In U.S. v. Davis, No. 12-10938 (Feb. 12, 2013),
the Court held that the district court’s declaration of a mistrial after the trial commenced, the dismissal of two jurors, and the defendant’s refusal to proceed with a jury of less than 12, was supported by the doctrine of “manifest necessity,” and consequently did not violate Double Jeopardy.
The Court found that the action that caused the mistrial – the dismissal of one of the two jurors – was “manifestly necessary.” The juror indicated that she could not understand “a lot of things” at trial. The Court noted that it was unfeasible to halt the trial when the juror raised her hand and said she did not understand: “Who would do the explaining during the trial?” Because the dismissal of one juror was sufficient to justify a mistrial (because Davis would not consent to less than 12 jurors), the Court did not reach whether the dismissal of the second juror was manifestly necessary.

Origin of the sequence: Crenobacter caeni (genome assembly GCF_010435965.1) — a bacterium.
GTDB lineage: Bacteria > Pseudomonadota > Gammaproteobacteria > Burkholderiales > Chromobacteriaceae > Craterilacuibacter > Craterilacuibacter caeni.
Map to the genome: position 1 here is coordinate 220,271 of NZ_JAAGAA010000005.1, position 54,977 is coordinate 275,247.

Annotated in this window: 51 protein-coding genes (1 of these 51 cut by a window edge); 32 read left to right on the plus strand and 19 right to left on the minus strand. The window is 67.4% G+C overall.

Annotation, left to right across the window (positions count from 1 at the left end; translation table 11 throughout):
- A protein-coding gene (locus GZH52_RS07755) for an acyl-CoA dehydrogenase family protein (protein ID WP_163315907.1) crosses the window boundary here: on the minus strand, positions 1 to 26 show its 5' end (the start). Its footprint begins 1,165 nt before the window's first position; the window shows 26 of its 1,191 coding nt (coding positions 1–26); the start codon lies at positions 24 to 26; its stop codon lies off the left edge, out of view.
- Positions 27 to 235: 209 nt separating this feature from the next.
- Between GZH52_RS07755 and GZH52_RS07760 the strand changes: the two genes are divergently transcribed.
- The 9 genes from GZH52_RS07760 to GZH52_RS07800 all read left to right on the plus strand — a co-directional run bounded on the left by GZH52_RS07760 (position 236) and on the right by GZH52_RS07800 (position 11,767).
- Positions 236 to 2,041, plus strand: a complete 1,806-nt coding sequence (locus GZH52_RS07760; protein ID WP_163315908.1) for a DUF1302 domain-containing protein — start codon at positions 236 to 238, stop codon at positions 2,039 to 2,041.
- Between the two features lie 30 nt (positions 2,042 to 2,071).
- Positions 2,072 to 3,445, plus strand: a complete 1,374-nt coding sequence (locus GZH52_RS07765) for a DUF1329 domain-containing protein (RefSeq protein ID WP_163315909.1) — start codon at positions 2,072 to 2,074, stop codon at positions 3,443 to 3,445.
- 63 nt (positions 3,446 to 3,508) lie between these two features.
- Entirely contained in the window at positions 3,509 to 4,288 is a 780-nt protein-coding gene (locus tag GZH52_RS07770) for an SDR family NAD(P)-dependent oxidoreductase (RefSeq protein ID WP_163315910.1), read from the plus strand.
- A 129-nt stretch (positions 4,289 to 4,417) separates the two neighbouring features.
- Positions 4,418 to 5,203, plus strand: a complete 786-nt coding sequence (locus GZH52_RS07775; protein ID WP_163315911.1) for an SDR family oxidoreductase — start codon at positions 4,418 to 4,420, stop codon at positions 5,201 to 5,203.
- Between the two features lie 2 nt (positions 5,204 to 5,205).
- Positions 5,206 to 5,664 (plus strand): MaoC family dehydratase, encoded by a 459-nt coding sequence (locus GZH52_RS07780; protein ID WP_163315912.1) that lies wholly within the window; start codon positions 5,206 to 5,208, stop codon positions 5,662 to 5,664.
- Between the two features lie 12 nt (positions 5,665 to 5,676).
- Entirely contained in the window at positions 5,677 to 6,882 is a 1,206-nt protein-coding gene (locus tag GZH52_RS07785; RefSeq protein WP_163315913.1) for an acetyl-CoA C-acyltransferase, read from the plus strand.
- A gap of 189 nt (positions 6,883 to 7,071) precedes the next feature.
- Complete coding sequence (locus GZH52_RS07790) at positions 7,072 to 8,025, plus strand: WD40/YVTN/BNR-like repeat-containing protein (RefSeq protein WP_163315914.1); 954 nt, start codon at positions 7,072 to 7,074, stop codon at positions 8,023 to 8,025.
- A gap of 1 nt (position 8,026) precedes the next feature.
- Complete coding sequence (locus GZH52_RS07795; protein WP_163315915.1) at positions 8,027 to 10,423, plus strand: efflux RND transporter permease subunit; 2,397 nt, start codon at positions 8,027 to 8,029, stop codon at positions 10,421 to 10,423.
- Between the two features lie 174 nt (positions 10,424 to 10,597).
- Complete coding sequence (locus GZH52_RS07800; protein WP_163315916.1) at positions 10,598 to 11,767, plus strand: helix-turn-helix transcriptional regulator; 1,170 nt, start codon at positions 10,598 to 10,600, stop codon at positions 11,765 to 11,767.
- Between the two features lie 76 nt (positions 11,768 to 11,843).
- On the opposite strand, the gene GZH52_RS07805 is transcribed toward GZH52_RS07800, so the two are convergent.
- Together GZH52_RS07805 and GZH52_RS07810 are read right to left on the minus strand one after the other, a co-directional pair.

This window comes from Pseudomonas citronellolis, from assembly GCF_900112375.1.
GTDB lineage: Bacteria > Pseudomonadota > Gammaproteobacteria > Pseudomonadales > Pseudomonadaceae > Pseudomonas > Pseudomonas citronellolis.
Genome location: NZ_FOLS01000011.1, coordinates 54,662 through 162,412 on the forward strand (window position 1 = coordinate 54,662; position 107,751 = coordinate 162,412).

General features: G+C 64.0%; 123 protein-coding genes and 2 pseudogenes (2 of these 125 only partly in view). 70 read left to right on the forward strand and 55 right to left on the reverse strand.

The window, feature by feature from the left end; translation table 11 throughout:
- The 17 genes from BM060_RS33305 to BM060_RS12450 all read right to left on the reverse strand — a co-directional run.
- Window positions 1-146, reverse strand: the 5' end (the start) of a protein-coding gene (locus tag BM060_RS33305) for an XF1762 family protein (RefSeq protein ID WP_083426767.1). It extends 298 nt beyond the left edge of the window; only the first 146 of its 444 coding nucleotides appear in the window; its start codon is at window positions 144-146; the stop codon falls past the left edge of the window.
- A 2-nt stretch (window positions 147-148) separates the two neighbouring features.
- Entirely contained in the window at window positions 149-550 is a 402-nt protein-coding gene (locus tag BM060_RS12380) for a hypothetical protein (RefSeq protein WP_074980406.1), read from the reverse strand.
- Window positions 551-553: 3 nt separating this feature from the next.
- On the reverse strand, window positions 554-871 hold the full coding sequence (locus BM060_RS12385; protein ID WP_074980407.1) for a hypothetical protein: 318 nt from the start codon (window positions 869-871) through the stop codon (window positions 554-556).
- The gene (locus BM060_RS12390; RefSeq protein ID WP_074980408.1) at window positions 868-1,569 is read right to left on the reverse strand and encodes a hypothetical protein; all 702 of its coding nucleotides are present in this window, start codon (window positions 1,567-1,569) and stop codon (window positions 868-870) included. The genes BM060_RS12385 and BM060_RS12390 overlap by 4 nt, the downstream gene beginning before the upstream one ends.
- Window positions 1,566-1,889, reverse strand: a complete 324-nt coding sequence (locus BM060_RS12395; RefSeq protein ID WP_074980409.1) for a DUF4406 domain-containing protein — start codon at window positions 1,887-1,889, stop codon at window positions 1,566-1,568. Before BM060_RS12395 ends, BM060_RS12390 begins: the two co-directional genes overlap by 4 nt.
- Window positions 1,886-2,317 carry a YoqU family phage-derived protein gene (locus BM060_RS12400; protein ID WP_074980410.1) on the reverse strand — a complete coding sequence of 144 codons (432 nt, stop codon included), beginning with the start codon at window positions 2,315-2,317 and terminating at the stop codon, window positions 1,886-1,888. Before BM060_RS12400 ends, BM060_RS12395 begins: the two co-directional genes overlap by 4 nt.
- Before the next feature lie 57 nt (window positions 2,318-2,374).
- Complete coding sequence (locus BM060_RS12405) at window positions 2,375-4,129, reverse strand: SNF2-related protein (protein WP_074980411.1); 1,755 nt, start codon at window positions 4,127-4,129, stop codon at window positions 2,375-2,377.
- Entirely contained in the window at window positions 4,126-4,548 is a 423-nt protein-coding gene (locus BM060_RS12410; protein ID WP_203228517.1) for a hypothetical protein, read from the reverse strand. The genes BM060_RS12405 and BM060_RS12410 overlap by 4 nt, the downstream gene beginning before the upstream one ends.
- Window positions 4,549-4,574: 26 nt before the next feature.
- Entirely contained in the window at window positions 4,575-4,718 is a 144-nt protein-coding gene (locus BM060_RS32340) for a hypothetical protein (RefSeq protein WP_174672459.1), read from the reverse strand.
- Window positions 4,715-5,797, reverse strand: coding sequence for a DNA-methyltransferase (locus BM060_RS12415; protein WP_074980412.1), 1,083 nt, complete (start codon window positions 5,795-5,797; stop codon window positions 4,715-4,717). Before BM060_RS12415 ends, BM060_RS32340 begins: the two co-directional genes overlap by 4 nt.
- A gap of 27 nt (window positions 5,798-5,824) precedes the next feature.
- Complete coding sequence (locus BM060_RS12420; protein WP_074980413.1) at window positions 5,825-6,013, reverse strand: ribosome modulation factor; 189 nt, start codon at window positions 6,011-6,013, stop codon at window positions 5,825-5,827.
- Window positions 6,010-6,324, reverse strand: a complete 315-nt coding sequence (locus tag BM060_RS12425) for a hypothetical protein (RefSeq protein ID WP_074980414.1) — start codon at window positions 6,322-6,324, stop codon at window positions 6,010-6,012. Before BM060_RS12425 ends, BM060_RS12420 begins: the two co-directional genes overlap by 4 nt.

The Court noted that the district court’s failure to consult with Davis before declaring a mistrial, as required by Fed. R. Crim. P. 26.3, not a dispositive factor. “Even though the court could have conducted a more formal or structured colloquy with Davis before declaring a mistrial, given the circumstances its failure to do so was not reversible error.”